By 1997 he was competing across the country on the NHRA circuit, and in unprecedented fashion, he quit his full-time job at Xerox to take on the role of a traveling sportsman racer. With no financial safety net, the pressure to succeed was immense. Winning a national event paid well, upwards of $15,000, and a Runner-Up finish was okay but a loss in the semis or earlier meant a financial loss. And while sportsman racing is a hobby for most, for Dan, it became his means for paying bills and putting food on the table.
Hard work and a complete dedication to winning has paid big dividends for Dan. Since 1994, he’s hoisted a NHRA Wally trophy over 100 times at national events alone, a feat only accomplished by John Force and Alcohol Funny Car standout Frank Manzo. And along with the wins, he has four NHRA world championships to his name.
A Holley HP EFI controls fuel and ignition mapping.
The majority of Dan’s victories have come in the Super Stock Camaro, but the versatile driver has also won national events in Competition Eliminator, Super Comp, Super Gas, Super Stock, Stock and Super Street. His own ’69 Camaro is still used for competition in Stock Eliminator. Most recently, he’s added a Holley-equipped 7.30-second Top Dragster to the mix, so we anticipate more wins will be coming.
Dan is also very much a family man. In addition to his grueling coast-to-coast schedule, Dan and wife Donna have raised three kids, Thomas, Timothy and daughter Taylor, who all participate in drag racing. The boys have both won at the national level and Taylor plans to start this season.
Despite the challenges of life, Dan has amassed 104 NHRA National Event wins along with dozens of divisional and bracket racing victories. Racing all the time requires many things, including fast cars. Fletcher’s stable is filled with the aforementioned ’69 Camaros, a Super Comp/Top Dragster, a Holley-fed 434-cube 1969 Chevelle Wagon and a 1969 Nova with a Holley-equipped 434 small-block.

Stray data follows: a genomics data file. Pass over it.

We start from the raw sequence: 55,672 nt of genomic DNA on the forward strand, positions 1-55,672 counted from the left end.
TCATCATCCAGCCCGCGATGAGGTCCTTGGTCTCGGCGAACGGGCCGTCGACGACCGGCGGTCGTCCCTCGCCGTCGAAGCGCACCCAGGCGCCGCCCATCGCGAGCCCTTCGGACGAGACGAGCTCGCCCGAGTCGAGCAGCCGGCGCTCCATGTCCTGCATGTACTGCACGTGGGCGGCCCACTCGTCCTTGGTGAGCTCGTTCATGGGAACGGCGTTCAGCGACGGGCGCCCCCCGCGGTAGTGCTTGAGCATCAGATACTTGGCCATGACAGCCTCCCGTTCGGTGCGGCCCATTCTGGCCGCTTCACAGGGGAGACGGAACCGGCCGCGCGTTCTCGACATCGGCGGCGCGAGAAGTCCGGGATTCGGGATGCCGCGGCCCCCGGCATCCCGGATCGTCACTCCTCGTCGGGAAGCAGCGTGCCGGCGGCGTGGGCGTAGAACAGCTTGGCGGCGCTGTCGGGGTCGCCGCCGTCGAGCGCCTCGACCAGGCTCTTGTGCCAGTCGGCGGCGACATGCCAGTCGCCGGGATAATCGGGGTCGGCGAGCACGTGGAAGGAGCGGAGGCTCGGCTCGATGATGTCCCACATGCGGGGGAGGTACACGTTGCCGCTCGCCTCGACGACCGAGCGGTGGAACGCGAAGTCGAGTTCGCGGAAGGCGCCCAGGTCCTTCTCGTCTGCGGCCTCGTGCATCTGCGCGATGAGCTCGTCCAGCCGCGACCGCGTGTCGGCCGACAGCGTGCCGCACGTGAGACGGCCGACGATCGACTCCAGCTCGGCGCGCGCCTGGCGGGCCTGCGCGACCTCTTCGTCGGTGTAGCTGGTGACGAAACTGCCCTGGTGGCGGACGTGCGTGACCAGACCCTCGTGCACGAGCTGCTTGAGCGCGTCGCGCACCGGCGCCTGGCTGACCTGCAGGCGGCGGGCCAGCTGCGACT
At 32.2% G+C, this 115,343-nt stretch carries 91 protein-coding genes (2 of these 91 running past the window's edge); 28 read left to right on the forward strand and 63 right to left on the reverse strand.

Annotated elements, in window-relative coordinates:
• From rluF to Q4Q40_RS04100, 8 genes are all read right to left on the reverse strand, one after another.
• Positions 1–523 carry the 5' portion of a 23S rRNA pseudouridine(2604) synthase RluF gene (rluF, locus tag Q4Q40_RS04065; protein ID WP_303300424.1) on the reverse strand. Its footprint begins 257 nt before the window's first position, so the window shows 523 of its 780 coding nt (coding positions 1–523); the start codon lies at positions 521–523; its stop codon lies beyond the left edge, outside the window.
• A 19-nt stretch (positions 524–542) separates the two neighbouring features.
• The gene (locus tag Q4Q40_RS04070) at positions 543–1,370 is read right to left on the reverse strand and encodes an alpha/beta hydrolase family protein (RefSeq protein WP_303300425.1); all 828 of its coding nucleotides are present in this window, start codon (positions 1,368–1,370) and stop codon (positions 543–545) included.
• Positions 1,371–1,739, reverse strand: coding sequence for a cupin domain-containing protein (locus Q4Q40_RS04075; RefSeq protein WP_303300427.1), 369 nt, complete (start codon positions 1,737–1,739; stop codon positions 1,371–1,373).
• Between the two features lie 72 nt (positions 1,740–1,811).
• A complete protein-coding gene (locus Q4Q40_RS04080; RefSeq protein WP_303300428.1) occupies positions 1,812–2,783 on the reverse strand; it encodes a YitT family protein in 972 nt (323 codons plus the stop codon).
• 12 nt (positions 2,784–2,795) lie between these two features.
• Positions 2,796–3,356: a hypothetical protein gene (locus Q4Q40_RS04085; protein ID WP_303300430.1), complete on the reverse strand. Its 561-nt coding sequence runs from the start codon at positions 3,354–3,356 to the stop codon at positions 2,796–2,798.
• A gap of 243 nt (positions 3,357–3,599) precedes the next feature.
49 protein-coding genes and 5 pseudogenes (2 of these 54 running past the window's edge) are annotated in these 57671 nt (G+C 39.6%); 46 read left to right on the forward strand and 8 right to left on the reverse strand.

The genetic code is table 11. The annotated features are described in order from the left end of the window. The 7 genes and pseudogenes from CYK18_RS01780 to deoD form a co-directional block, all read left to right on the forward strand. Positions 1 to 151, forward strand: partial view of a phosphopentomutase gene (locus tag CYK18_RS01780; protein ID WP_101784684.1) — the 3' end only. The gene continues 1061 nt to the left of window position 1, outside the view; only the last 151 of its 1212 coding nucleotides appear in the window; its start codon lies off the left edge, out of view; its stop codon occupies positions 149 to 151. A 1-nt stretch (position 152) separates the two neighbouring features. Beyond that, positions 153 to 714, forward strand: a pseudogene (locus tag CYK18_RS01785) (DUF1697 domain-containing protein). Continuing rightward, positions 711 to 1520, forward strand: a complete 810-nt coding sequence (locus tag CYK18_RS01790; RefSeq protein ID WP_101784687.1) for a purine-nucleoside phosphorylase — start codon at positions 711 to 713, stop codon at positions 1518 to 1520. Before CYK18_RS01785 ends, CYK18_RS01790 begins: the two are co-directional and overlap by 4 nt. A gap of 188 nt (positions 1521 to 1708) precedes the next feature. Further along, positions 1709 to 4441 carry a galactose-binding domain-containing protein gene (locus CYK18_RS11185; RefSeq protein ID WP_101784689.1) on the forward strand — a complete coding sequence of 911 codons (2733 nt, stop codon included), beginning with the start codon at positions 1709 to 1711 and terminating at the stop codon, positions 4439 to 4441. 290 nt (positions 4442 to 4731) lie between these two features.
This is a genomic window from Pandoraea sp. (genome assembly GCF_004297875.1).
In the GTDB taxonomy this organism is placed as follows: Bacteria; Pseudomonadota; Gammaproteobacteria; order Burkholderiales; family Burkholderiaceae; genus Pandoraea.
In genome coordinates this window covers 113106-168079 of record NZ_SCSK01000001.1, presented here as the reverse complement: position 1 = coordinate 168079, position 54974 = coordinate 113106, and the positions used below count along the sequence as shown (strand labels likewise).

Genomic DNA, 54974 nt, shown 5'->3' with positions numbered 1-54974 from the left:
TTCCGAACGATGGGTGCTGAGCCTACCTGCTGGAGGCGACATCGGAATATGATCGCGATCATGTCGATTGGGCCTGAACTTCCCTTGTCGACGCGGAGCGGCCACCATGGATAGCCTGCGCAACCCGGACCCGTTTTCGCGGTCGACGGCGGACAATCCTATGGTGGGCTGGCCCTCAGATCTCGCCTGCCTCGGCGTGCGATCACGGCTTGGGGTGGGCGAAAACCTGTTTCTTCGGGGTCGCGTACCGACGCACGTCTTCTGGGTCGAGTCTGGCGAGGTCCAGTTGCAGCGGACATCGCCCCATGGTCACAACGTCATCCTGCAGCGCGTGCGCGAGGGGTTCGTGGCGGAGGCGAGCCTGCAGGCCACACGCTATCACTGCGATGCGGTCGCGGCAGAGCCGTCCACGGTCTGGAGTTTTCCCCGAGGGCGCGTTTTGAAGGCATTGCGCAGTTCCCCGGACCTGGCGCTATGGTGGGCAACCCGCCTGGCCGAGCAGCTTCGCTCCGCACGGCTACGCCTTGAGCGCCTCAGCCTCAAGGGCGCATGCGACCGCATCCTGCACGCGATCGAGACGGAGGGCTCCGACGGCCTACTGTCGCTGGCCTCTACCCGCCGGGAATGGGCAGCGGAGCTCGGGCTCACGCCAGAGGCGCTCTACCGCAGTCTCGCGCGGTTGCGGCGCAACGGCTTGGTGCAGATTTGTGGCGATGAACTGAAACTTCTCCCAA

“One key to winning is having a consistent car with predictable performance,” said Dan. “It’s all about getting the tune-up right. I had a newer COPO Camaro with the LS and really liked it, so we decided to update my dad’s car with the most popular and newest technology. It’s something this car deserved,” Dan added. “I was fortunate to get advice and help from Holley’s Robin Lawrence. He has a lot of knowledge and was willing to help our LS project. I had experience with the COPO engine and a base program to work off. Holley made a plug-and-play harness, so we got off to a good start with the HP ECU and the tuning. I also run MSD ignition wires, a Holley Hi-Ram intake with a COPO throttle body and a Hurst Line Lock. Initially we couldn’t get the Holley Hi-Ram to fit under the required stock hood, but we figured it out and that was instrumental in making the Camaro run well.
“We were running the 350 carbureted engine that’s rated at 255 horsepower in SS/HA with a Powerglide. That combination ran 10.00 at 129 mph. Now, with the LS it goes 9.60 at 139 mph, but it needs more gear. A three speed would really wake that up, too and we’re going to try one soon.”